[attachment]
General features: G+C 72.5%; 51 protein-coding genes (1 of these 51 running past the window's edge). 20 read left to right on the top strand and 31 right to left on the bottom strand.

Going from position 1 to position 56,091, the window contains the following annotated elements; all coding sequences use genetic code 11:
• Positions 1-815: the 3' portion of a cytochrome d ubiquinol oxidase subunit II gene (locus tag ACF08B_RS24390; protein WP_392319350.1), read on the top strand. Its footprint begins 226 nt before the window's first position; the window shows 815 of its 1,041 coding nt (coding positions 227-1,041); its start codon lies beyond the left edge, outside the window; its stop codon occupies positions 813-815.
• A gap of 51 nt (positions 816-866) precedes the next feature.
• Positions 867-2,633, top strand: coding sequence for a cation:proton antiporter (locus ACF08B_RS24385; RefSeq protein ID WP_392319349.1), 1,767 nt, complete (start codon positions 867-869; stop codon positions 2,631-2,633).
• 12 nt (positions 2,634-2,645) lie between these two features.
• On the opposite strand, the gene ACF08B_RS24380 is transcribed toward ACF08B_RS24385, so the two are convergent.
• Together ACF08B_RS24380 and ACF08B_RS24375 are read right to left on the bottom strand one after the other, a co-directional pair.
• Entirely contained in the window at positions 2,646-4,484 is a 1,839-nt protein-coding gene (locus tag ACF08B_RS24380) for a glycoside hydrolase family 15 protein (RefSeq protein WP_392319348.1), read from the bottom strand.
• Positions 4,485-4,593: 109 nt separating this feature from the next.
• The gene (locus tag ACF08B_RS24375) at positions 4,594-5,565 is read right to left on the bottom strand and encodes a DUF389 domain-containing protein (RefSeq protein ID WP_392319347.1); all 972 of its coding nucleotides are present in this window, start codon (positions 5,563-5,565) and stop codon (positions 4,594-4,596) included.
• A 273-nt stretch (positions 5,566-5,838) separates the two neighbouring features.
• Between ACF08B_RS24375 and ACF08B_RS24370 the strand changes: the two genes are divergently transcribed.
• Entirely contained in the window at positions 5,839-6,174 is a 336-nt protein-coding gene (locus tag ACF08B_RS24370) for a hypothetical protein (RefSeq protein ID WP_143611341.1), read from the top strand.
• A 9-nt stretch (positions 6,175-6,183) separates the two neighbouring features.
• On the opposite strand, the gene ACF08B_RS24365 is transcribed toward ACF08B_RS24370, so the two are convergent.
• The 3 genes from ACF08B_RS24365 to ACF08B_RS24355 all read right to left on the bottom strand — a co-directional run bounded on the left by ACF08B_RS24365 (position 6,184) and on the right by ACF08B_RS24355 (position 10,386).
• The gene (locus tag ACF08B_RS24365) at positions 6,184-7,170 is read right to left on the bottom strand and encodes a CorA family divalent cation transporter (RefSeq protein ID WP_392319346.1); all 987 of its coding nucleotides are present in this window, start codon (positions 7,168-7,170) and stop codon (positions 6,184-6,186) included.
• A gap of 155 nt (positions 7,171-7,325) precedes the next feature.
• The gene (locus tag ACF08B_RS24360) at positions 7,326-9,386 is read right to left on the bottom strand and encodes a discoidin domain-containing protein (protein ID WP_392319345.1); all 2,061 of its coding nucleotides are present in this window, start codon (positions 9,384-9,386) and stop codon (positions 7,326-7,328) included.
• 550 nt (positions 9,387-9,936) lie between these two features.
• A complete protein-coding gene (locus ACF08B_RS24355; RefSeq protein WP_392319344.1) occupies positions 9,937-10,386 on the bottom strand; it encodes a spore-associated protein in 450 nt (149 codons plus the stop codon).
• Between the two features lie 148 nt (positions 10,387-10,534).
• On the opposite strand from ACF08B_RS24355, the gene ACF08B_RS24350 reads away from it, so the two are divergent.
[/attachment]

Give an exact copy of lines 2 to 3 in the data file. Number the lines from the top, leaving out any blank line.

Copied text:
Going from position 1 to position 56,091, the window contains the following annotated elements; all coding sequences use genetic code 11:
• Positions 1-815: the 3' portion of a cytochrome d ubiquinol oxidase subunit II gene (locus tag ACF08B_RS24390; protein WP_392319350.1), read on the top strand. Its footprint begins 226 nt before the window's first position; the window shows 815 of its 1,041 coding nt (coding positions 227-1,041); its start codon lies beyond the left edge, outside the window; its stop codon occupies positions 813-815.